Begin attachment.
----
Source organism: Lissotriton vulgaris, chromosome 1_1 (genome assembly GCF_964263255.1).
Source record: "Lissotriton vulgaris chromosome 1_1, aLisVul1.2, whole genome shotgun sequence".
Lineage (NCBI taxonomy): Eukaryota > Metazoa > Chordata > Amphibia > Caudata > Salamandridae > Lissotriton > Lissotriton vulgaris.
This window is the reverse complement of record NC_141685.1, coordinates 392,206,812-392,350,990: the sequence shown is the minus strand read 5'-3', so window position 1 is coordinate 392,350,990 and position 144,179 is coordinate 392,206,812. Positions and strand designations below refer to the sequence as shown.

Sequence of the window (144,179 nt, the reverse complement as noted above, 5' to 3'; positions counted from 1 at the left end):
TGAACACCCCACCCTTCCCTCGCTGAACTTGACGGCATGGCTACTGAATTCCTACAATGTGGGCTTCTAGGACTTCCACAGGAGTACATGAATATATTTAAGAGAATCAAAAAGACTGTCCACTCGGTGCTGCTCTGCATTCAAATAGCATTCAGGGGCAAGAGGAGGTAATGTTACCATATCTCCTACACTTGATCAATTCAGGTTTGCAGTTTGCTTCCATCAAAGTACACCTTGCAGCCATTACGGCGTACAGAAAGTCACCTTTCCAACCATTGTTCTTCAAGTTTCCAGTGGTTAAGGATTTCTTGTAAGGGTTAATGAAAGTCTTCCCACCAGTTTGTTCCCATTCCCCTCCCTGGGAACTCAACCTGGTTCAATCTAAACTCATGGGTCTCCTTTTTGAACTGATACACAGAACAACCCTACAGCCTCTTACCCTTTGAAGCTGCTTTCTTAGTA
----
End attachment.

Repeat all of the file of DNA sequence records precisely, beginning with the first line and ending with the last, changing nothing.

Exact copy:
Source organism: Lissotriton vulgaris, chromosome 1_1 (genome assembly GCF_964263255.1).
Source record: "Lissotriton vulgaris chromosome 1_1, aLisVul1.2, whole genome shotgun sequence".
Lineage (NCBI taxonomy): Eukaryota > Metazoa > Chordata > Amphibia > Caudata > Salamandridae > Lissotriton > Lissotriton vulgaris.
This window is the reverse complement of record NC_141685.1, coordinates 392,206,812-392,350,990: the sequence shown is the minus strand read 5'-3', so window position 1 is coordinate 392,350,990 and position 144,179 is coordinate 392,206,812. Positions and strand designations below refer to the sequence as shown.

Sequence of the window (144,179 nt, the reverse complement as noted above, 5' to 3'; positions counted from 1 at the left end):
TGAACACCCCACCCTTCCCTCGCTGAACTTGACGGCATGGCTACTGAATTCCTACAATGTGGGCTTCTAGGACTTCCACAGGAGTACATGAATATATTTAAGAGAATCAAAAAGACTGTCCACTCGGTGCTGCTCTGCATTCAAATAGCATTCAGGGGCAAGAGGAGGTAATGTTACCATATCTCCTACACTTGATCAATTCAGGTTTGCAGTTTGCTTCCATCAAAGTACACCTTGCAGCCATTACGGCGTACAGAAAGTCACCTTTCCAACCATTGTTCTTCAAGTTTCCAGTGGTTAAGGATTTCTTGTAAGGGTTAATGAAAGTCTTCCCACCAGTTTGTTCCCATTCCCCTCCCTGGGAACTCAACCTGGTTCAATCTAAACTCATGGGTCTCCTTTTTGAACTGATACACAGAACAACCCTACAGCCTCTTACCCTTTGAAGCTGCTTTCTTAGTA